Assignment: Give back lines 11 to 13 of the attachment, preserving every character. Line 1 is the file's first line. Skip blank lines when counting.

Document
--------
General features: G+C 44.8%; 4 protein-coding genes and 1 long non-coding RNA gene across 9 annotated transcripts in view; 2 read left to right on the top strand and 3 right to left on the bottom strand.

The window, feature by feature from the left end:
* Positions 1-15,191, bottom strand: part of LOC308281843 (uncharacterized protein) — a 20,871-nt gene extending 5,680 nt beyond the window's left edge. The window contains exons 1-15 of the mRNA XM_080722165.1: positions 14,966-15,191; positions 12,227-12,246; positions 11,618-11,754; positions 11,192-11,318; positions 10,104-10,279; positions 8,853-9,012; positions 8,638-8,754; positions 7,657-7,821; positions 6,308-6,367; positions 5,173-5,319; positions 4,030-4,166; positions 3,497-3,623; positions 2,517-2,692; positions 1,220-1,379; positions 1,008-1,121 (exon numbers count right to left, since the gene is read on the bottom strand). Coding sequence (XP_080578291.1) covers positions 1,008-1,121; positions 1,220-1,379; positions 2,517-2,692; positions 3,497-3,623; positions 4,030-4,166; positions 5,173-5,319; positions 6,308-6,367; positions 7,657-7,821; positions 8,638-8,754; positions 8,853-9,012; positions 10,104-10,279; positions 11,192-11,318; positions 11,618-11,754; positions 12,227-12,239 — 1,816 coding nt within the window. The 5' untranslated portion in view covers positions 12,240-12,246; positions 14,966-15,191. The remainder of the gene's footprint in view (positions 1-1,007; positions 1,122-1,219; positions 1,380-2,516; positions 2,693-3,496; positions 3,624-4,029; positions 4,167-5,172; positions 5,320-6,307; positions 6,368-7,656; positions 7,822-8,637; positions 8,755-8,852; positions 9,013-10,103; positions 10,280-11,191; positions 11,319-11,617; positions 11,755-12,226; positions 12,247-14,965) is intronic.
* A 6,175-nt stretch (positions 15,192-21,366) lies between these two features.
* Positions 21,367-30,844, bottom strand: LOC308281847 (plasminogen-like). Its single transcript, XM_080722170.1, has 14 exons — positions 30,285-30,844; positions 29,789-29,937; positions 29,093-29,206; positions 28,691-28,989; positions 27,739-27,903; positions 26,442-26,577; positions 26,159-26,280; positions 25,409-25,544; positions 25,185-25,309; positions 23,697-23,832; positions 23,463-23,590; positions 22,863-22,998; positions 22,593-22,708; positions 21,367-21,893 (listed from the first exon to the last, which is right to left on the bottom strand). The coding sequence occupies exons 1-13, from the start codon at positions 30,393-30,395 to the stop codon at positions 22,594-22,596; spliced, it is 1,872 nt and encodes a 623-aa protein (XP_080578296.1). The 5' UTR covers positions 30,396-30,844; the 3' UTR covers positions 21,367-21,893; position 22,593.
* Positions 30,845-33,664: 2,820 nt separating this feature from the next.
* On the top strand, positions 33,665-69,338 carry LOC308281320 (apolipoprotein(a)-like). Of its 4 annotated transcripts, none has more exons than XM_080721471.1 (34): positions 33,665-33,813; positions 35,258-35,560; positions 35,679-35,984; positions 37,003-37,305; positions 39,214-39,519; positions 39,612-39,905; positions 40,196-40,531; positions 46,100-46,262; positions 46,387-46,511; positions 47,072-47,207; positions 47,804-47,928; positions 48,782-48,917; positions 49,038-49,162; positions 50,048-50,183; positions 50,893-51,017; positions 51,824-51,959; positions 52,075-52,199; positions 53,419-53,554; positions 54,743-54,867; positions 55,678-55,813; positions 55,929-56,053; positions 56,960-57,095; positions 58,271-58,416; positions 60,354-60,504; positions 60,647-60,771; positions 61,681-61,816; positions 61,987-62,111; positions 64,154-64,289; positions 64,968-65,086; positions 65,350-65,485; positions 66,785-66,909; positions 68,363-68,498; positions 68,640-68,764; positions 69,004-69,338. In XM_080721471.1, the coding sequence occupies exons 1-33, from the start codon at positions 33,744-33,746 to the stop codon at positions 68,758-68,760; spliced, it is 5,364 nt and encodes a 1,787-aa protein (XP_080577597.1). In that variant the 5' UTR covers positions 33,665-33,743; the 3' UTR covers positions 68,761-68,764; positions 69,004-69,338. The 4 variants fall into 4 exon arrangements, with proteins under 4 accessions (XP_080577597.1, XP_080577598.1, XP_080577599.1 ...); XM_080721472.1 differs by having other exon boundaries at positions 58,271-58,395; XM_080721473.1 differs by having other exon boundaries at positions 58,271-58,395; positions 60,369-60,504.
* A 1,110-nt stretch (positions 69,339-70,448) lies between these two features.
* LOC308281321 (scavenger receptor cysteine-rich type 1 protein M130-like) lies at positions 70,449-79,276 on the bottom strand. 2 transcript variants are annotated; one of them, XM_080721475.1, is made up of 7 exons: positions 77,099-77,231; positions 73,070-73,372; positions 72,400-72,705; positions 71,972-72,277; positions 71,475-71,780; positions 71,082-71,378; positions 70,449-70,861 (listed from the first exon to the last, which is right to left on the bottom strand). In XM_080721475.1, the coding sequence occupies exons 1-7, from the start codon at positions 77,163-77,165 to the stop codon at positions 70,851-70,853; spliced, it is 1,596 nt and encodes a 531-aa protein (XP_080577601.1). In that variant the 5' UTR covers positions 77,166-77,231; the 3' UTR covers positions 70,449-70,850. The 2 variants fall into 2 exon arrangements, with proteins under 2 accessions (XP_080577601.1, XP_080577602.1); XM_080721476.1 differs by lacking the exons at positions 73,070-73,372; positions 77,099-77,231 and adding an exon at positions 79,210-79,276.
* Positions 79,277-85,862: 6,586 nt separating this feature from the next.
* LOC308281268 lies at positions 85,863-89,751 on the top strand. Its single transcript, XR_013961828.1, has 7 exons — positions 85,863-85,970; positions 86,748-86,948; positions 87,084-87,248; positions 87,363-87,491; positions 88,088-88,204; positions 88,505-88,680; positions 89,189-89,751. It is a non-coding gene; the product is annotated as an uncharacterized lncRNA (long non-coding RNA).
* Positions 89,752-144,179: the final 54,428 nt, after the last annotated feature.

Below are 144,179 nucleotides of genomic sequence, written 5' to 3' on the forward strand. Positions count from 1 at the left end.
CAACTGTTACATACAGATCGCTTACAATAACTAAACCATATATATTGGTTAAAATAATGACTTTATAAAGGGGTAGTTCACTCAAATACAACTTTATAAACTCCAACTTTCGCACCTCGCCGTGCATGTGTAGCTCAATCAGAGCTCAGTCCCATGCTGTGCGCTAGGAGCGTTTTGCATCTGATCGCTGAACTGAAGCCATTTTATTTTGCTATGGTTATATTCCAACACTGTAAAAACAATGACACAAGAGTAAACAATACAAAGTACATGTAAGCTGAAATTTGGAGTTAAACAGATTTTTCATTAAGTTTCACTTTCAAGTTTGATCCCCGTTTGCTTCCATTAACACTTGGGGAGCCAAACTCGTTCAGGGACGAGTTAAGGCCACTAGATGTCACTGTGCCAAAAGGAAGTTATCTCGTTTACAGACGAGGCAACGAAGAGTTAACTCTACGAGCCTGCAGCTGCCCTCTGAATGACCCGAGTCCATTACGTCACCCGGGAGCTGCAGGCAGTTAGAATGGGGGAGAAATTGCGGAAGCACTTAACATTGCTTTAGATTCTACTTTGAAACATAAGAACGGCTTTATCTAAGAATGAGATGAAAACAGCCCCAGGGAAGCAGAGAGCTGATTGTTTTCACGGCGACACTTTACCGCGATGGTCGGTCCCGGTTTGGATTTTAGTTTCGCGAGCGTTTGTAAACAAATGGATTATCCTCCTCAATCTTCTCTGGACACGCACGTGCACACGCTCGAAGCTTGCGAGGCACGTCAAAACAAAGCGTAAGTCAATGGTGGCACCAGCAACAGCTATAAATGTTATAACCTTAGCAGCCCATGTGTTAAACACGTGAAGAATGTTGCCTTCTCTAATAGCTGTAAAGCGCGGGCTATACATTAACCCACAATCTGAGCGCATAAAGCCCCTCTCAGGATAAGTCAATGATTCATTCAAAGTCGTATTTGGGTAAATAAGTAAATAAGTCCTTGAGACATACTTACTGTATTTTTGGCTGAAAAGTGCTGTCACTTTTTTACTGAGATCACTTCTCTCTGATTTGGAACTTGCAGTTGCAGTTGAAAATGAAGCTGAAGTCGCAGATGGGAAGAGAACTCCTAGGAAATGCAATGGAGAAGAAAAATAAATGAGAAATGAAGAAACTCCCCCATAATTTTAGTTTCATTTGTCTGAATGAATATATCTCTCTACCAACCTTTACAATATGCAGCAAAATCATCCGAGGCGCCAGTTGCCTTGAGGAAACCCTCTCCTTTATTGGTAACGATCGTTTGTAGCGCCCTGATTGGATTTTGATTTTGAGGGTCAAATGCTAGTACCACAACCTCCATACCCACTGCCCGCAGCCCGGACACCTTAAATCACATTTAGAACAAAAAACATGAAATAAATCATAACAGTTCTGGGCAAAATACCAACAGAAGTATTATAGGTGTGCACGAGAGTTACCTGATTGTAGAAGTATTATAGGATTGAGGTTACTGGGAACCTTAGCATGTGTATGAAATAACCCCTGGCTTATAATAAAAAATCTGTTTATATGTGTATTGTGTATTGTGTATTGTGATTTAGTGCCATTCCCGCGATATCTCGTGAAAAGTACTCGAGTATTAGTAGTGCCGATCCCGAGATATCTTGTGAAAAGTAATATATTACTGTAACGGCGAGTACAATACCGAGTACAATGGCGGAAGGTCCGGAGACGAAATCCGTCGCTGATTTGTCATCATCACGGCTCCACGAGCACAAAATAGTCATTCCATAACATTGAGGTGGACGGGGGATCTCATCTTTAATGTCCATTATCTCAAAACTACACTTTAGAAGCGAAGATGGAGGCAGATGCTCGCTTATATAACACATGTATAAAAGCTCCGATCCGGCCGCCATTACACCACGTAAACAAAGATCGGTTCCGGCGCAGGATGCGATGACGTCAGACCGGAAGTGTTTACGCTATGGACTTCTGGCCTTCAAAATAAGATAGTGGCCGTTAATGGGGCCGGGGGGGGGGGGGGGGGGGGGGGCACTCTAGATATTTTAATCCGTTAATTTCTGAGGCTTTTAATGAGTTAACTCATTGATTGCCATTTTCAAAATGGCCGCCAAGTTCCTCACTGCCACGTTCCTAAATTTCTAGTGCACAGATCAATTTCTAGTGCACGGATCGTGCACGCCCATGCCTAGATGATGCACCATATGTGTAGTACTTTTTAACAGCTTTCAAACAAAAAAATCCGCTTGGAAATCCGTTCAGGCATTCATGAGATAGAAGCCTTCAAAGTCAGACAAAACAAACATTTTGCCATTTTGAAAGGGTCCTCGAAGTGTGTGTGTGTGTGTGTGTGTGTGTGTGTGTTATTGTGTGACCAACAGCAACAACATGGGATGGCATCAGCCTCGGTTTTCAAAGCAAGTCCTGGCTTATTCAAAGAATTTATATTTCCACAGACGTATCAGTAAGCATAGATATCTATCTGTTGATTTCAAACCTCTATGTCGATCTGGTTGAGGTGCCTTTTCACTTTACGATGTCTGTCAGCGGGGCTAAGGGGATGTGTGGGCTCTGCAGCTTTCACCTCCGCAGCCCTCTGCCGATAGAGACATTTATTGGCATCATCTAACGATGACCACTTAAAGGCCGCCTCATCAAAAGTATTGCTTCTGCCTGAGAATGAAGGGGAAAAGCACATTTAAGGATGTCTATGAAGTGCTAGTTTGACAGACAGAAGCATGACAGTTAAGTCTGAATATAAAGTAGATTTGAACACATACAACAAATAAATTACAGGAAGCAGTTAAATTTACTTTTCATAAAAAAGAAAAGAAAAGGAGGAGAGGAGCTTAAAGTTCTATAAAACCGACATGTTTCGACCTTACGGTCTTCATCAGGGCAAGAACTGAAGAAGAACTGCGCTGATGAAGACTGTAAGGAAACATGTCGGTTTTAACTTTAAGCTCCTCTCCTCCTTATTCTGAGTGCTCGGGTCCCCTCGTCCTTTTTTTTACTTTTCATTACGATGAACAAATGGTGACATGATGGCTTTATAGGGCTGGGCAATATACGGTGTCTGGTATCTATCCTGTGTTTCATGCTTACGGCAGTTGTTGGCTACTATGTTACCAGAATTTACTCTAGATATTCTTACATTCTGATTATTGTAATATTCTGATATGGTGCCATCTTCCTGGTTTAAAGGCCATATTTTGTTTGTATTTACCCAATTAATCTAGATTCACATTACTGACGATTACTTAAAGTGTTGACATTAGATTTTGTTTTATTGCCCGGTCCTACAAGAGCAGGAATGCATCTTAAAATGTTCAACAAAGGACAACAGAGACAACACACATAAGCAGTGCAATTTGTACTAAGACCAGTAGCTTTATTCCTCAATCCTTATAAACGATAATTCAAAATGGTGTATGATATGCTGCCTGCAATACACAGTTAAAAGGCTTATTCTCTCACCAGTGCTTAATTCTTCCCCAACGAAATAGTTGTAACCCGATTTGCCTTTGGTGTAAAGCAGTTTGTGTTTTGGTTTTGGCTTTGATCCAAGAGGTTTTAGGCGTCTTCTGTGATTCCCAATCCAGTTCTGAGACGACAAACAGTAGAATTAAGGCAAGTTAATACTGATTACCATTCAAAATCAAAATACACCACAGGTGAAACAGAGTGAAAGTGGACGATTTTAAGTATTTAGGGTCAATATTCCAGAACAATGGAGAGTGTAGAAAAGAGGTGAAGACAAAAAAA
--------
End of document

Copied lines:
* LOC308281268 lies at positions 85,863-89,751 on the top strand. Its single transcript, XR_013961828.1, has 7 exons — positions 85,863-85,970; positions 86,748-86,948; positions 87,084-87,248; positions 87,363-87,491; positions 88,088-88,204; positions 88,505-88,680; positions 89,189-89,751. It is a non-coding gene; the product is annotated as an uncharacterized lncRNA (long non-coding RNA).
* Positions 89,752-144,179: the final 54,428 nt, after the last annotated feature.

Below are 144,179 nucleotides of genomic sequence, written 5' to 3' on the forward strand. Positions count from 1 at the left end.